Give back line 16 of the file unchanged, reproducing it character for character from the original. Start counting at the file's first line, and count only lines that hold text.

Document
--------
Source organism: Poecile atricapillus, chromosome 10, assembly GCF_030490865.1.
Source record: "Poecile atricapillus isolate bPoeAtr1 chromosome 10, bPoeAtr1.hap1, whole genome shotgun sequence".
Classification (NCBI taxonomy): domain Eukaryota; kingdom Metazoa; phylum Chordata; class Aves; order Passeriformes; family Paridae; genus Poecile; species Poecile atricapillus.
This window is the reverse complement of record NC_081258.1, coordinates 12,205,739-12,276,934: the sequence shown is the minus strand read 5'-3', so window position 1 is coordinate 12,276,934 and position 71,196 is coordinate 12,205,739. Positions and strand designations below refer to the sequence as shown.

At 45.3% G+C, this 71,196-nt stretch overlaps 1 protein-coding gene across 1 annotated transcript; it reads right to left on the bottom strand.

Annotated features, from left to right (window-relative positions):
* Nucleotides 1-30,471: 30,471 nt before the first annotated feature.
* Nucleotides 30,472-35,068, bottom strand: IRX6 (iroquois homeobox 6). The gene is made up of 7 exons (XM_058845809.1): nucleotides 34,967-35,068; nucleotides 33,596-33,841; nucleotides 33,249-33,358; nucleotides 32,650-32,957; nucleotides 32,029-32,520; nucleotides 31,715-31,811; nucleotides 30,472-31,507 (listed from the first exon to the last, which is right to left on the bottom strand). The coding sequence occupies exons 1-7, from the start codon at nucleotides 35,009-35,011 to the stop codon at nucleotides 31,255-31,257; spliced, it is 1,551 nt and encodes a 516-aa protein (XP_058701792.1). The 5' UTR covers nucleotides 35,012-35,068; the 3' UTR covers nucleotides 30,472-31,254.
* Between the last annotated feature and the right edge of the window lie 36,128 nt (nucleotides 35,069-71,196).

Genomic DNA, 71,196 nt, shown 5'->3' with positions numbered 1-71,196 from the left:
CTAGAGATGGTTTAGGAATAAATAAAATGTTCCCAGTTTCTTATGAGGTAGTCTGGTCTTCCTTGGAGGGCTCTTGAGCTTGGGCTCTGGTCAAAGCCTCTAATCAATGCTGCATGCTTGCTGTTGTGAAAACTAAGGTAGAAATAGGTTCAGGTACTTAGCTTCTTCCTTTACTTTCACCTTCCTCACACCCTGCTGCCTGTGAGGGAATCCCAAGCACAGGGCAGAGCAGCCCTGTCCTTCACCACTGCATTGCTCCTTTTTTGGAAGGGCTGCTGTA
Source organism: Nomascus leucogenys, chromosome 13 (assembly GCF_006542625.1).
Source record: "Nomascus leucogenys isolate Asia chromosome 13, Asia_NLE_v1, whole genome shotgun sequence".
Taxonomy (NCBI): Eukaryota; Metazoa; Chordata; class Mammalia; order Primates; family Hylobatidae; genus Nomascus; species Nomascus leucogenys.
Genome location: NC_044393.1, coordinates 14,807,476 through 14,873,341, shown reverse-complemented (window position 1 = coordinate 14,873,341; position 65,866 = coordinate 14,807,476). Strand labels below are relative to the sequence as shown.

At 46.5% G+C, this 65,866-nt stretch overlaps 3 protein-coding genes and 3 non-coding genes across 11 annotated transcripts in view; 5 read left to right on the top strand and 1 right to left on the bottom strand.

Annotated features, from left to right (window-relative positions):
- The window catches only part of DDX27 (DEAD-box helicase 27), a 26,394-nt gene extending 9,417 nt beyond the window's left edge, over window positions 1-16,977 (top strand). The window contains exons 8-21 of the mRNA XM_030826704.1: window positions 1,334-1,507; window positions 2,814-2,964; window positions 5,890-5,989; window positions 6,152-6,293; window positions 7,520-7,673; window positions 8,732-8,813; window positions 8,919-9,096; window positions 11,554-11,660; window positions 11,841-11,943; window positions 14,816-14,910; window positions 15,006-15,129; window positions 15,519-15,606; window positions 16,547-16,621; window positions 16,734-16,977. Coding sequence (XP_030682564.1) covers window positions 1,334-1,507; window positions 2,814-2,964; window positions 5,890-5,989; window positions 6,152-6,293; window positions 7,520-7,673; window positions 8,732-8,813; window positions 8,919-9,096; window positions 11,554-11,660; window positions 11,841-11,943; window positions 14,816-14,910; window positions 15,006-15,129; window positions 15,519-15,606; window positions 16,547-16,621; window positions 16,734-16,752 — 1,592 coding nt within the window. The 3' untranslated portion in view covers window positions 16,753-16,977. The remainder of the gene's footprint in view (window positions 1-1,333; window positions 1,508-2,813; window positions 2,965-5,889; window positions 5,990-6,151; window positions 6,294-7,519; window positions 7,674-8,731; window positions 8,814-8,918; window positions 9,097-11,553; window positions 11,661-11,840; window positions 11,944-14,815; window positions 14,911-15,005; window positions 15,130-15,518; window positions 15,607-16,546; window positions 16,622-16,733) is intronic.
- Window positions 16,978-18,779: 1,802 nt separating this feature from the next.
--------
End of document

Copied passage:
At 46.5% G+C, this 65,866-nt stretch overlaps 3 protein-coding genes and 3 non-coding genes across 11 annotated transcripts in view; 5 read left to right on the top strand and 1 right to left on the bottom strand.